Small-molecule therapeutics treat a wide variety of diseases, but their effectiveness is often diminished because of their pharmacokinetics -- what the body does to a drug. After administration, the body dictates how much of the drug is absorbed, which organs the drug enters, and how quickly the body metabolizes and excretes the drug again. Nanoparticles, usually made out of lipids, polymers, or both, can improve the pharmacokinetics, but they can be complex to produce and often carry very little of the drug. Some combinations of small-molecule cancer drugs and two small-molecule dyes have been shown to self-assemble into nanoparticles with extremely high payloads of drugs, but it is difficult to predict which small-molecule partners will form nanoparticles among the millions of possible pairings. MIT researchers have developed a screening platform that combines machine learning with high-throughput experimentation to identify self-assembling nanoparticles quickly.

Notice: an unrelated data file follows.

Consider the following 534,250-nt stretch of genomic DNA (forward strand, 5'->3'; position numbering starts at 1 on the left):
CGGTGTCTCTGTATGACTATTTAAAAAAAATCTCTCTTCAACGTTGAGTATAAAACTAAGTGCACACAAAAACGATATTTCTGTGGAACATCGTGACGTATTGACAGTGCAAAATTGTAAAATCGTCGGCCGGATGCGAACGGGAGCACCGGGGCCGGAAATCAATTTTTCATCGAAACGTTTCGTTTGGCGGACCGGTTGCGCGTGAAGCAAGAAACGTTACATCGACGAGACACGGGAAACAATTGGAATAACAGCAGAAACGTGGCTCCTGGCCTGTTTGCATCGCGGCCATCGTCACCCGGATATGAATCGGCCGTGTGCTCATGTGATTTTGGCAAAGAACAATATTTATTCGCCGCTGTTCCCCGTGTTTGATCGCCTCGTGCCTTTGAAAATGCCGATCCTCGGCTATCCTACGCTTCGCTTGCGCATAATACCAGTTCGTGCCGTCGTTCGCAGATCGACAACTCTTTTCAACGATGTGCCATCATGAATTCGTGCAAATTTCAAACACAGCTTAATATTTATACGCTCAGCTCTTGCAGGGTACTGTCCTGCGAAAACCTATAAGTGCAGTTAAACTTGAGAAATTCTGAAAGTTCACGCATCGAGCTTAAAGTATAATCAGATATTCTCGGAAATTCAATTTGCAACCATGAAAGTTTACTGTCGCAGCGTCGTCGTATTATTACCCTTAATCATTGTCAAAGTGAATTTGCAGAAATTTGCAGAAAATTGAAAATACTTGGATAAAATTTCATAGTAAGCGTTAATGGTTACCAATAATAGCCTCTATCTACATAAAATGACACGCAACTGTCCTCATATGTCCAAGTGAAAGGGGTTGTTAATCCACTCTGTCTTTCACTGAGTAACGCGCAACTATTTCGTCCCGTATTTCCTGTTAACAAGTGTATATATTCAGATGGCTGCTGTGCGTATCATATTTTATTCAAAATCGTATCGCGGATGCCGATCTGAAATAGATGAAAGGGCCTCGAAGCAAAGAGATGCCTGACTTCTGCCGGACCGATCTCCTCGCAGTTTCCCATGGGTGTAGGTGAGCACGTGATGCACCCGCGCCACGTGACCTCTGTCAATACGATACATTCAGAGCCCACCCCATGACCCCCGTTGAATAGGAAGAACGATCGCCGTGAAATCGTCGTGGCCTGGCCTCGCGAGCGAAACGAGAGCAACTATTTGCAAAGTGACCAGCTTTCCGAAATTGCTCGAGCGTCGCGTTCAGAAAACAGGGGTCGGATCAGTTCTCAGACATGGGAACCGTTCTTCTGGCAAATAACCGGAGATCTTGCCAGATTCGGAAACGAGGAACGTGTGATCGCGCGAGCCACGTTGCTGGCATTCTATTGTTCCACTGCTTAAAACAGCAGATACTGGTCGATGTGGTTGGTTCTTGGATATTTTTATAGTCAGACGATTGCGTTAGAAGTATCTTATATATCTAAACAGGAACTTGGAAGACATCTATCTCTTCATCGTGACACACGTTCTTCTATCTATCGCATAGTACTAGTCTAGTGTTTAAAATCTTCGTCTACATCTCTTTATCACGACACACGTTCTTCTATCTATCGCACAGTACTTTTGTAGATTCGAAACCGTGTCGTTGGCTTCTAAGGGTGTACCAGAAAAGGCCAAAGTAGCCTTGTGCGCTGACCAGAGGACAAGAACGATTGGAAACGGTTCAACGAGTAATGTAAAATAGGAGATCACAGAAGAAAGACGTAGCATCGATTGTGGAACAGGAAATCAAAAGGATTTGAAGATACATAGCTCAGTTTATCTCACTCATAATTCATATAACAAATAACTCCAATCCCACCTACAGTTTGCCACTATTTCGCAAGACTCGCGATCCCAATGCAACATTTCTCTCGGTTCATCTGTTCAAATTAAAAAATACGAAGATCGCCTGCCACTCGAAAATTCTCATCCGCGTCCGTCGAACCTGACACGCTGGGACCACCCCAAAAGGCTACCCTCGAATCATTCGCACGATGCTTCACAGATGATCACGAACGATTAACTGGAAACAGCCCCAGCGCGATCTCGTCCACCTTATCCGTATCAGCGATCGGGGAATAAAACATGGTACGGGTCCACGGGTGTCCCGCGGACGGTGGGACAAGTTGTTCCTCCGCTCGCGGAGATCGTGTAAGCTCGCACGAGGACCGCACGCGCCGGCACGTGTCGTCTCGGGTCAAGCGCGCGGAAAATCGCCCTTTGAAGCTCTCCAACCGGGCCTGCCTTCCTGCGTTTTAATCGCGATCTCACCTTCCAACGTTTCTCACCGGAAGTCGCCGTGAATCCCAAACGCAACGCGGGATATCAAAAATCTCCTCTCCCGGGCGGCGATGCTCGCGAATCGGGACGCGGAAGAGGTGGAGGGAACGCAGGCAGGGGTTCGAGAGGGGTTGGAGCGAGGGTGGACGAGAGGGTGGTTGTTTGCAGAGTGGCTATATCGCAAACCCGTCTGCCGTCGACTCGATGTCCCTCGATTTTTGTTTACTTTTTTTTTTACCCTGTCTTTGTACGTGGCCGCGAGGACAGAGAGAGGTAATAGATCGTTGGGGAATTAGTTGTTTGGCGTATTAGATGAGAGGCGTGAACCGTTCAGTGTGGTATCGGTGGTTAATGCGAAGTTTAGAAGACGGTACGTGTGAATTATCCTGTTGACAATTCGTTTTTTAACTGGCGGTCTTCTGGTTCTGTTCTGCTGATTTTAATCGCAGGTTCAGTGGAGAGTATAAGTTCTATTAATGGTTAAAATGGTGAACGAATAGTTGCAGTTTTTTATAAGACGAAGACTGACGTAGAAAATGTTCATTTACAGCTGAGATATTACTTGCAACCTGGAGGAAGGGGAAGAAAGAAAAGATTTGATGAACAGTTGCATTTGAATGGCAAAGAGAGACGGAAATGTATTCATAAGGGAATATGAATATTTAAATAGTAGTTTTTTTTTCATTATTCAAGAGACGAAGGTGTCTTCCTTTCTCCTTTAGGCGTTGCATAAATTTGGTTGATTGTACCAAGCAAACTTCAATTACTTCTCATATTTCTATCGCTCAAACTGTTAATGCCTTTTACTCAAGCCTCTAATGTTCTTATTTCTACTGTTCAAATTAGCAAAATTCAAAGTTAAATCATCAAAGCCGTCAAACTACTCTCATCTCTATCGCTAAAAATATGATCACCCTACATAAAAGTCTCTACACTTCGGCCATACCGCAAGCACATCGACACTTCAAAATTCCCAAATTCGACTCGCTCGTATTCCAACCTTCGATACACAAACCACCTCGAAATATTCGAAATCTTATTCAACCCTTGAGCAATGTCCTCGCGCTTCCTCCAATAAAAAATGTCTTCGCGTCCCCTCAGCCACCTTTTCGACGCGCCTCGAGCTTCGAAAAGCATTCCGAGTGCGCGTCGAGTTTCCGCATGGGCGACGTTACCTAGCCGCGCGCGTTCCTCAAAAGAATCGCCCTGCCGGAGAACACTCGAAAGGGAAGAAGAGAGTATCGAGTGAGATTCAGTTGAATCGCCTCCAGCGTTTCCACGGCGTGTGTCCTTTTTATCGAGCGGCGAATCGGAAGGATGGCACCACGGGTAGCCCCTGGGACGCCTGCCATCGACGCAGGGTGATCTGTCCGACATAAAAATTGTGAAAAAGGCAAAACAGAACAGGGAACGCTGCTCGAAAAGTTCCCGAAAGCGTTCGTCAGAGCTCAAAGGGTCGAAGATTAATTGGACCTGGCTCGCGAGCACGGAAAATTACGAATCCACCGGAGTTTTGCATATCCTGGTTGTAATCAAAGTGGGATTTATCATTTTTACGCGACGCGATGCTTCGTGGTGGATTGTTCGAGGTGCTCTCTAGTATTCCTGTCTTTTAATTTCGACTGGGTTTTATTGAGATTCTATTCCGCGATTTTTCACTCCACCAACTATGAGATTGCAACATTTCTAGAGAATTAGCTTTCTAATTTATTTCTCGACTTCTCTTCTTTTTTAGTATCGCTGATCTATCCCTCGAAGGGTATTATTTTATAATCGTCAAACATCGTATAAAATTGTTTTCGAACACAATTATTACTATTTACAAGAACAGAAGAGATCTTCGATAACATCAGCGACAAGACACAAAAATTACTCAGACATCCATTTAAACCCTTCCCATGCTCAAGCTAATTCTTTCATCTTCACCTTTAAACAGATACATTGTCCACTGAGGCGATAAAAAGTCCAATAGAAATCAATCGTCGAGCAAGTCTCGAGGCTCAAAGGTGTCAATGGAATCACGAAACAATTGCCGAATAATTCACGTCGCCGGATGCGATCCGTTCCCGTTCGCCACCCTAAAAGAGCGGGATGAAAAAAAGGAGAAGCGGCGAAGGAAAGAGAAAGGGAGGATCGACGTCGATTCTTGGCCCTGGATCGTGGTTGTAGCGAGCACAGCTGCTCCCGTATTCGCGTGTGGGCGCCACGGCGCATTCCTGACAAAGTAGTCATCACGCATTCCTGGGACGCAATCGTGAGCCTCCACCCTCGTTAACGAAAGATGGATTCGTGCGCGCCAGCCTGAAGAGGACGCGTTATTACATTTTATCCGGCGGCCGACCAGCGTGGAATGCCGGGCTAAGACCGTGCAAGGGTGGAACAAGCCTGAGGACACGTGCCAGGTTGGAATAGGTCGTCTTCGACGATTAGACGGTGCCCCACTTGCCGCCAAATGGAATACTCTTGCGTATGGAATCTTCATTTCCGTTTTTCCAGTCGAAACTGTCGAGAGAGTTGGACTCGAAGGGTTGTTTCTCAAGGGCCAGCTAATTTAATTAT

Artificial intelligence (AI) can transform health care practices with its increasing ability to translate the uncertainty and complexity in data into actionable—though imperfect—clinical decisions or suggestions. In the evolving relationship between humans and AI, trust is the one mechanism that shapes clinicians’ use and adoption of AI. Trust is a psychological mechanism to deal with the uncertainty between what is known and unknown. Several research studies have highlighted the need for improving AI-based systems and enhancing their capabilities to help clinicians. However, assessing the magnitude and impact of human trust on AI technology demands substantial attention. Will a clinician trust an AI-based system? What are the factors that influence human trust in AI? Can trust in AI be optimized to improve decision-making processes? In this paper, we focus on clinicians as the primary users of AI systems in health care and present factors shaping trust between clinicians and AI. We highlight critical challenges related to trust that should be considered during the development of any AI system for clinical use.